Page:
By Allison Proffitt
July 30, 2020 | The closing day of the International Battery Seminar was again packed with sessions covering battery design and application for consumer electronics, the grid, and much more.
Avetik Harutyunyan presented Honda’s flexible batteries for wearable applications (no mention of EVs). Honda wanted to use a thin sheet of carbon nanotubes—buckypapers—but found that the conventional method for obtaining carbon nanotube-based composite sheets densified the carbon nanotube arrays, creating brittle sheets. Instead, Harutyunyan explained, the team developed a patented process to create nanotube-based composite electrodes using pristine nanotubes to completely avoid the wet chemistry step and eliminate metal current collectors, binders and additives. The resulting electrodes are conductive and flexible with high capacity retention, and the completed cells are undisturbed when subjected to mechanical stress.
Mark Hersam, Northwestern University, shared his group’s advances creating graphene-encapsulated cathodes: much thinner, denser, mechanically flexible cathodes that have high chemical stability, high electrical conductivity, and higher volumetric capacity. The group started with LMO cells, hoping that the graphene coating could mitigate manganese dissolution into the electrolyte. The graphene-LMO did suppress Mn dissolution, minimized voltage fade, and reduced capacity loss on cycling. Now, Hersam said, the group is testing the technique on NMC and NCA cells and is finding that graphene still enhances capacity and rate for nickel-rich cathodes.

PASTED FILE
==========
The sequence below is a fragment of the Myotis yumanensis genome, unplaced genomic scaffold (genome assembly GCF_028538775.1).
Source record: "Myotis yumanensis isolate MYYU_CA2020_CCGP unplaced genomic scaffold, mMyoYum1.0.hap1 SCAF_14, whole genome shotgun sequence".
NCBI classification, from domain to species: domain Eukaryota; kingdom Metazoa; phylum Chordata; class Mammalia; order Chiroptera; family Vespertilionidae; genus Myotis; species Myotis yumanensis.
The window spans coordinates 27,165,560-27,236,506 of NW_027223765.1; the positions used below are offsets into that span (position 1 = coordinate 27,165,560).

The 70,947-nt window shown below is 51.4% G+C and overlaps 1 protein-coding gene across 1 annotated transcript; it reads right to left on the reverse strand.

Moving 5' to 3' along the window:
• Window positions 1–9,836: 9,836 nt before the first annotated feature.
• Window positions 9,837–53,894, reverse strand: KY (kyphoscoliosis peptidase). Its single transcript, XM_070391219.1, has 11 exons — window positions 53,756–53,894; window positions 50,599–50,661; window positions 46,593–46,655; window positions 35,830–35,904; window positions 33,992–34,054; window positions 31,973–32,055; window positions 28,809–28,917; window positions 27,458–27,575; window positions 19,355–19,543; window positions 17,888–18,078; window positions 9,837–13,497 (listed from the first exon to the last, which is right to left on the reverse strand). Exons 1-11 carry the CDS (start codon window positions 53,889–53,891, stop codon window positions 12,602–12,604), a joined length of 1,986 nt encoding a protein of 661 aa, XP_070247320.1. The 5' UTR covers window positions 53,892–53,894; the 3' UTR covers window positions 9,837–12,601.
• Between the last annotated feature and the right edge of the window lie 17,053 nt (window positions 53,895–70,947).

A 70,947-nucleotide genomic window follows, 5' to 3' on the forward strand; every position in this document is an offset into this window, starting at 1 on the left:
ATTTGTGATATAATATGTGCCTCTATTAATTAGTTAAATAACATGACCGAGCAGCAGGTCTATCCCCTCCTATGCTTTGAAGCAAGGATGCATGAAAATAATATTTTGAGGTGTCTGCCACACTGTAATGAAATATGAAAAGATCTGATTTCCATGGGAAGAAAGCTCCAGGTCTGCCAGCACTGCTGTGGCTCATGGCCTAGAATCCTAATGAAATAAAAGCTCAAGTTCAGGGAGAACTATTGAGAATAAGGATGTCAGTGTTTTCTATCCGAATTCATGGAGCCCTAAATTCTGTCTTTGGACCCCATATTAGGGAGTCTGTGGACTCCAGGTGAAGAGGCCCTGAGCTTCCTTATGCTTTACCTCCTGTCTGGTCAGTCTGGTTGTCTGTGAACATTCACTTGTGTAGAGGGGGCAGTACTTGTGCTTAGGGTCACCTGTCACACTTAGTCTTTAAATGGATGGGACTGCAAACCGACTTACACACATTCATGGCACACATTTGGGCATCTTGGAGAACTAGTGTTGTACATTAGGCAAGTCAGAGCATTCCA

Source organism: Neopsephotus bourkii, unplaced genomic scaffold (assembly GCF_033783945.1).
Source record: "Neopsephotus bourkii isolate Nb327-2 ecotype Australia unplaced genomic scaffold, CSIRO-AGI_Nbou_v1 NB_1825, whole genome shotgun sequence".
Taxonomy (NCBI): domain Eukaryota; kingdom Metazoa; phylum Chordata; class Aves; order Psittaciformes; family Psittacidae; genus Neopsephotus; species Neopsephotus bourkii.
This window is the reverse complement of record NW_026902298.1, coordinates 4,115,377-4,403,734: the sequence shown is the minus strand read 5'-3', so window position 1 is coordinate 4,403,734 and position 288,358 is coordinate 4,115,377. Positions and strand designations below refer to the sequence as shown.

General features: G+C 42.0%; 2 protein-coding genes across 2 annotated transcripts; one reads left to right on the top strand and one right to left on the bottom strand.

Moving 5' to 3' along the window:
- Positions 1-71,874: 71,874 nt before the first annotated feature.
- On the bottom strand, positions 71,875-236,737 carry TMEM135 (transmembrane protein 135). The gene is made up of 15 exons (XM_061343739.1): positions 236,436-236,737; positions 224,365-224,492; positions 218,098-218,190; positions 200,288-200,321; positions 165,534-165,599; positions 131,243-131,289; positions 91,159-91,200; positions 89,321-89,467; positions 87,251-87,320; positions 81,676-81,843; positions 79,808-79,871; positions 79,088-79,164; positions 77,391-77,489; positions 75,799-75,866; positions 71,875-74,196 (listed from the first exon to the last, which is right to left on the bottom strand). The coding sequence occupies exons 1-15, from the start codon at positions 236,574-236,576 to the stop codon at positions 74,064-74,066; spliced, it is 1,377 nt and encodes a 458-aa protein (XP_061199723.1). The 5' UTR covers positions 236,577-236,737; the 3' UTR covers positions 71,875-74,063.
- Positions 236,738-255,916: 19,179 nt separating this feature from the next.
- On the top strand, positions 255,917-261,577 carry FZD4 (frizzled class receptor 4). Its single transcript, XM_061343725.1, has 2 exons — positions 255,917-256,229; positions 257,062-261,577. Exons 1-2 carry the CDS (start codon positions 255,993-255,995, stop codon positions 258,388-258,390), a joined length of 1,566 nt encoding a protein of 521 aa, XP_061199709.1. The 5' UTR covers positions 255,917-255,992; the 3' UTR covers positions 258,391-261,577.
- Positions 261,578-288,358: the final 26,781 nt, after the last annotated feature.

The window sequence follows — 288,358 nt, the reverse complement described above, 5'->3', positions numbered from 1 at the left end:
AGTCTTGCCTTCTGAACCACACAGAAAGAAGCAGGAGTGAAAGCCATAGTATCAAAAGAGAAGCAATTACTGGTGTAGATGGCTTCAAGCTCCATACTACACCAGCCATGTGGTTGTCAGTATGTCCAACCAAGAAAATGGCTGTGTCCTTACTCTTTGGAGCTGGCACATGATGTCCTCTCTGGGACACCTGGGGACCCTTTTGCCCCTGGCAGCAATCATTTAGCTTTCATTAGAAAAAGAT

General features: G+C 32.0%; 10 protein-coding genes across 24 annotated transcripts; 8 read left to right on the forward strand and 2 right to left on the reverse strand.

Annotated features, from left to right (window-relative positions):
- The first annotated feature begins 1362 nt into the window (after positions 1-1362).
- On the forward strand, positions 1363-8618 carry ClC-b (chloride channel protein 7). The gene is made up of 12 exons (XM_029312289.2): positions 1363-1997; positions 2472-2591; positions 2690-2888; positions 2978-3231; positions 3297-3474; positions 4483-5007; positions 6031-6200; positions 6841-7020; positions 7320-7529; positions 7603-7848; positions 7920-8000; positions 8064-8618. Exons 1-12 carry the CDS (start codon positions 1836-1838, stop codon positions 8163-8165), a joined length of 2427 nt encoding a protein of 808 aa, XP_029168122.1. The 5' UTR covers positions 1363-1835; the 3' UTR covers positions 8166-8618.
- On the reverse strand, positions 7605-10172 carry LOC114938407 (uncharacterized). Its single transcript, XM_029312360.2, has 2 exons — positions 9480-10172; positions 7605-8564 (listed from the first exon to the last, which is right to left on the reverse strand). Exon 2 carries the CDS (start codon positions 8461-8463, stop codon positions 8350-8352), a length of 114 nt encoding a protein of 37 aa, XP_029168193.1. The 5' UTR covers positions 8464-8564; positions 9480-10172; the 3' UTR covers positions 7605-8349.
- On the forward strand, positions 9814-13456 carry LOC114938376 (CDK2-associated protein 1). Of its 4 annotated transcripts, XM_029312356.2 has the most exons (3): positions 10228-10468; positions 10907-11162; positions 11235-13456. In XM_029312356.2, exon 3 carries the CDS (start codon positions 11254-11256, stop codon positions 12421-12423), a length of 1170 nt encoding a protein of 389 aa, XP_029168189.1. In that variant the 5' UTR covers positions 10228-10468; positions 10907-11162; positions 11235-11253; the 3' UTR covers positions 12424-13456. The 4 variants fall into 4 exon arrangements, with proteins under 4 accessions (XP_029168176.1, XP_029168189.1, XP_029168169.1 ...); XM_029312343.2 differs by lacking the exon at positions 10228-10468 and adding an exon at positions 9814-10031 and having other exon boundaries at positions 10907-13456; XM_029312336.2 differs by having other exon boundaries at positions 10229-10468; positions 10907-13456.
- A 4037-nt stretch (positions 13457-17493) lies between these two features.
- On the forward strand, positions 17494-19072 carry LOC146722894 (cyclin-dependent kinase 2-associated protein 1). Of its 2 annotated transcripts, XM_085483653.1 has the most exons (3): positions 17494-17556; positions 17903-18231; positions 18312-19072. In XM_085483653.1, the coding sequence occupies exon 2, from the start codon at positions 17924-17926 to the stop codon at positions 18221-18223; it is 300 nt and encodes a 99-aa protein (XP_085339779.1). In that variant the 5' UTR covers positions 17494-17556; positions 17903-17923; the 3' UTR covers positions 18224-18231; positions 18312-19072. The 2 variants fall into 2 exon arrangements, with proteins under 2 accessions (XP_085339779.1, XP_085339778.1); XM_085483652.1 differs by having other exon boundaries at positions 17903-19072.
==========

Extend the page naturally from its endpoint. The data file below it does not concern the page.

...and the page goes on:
And John Wozniak outlined the consumer battery opportunities. Though many manufacturers have left the 3C battery space because of decreasing profitability, he sees opportunities for battery innovation in home cleaning products, wearable devices, drones, and security devices. In security devices, for instance, he highlighted smart doorbells like the Ring. Some doorbells are hardwired to the house; others are battery powered, but with all that these devices do—connect to WiFi, have motion sensors, transmit videos and images, support two-way voice—batteries are essential in both types. In addition, the batteries need to stand up to outdoor climate conditions.
But more batteries and more use cases aren’t our only innovation challenges. Steve Tolen with Indie Power Systems explored the opportunities for secondary use batteries. It’s ecologically responsible to recycle batteries, he said, but acknowledged that it’s expensive and challenging. He focused on reusing EV batteries, which can decrease the total cost of ownerships for EVs, thus increasing value and marketability. But real progress in battery re-use will require some design concessions. He called for common-sense reform of battery labeling and transport regulations, and challenged battery manufactures to include design elements conducive to reuse including mechanical fasteners on packs (don’t weld it shut!) and direct-to-rack pack designs. But a big part of progress will be more openness in OEM battery management systems allowing for managing different capacities and efficient balancing.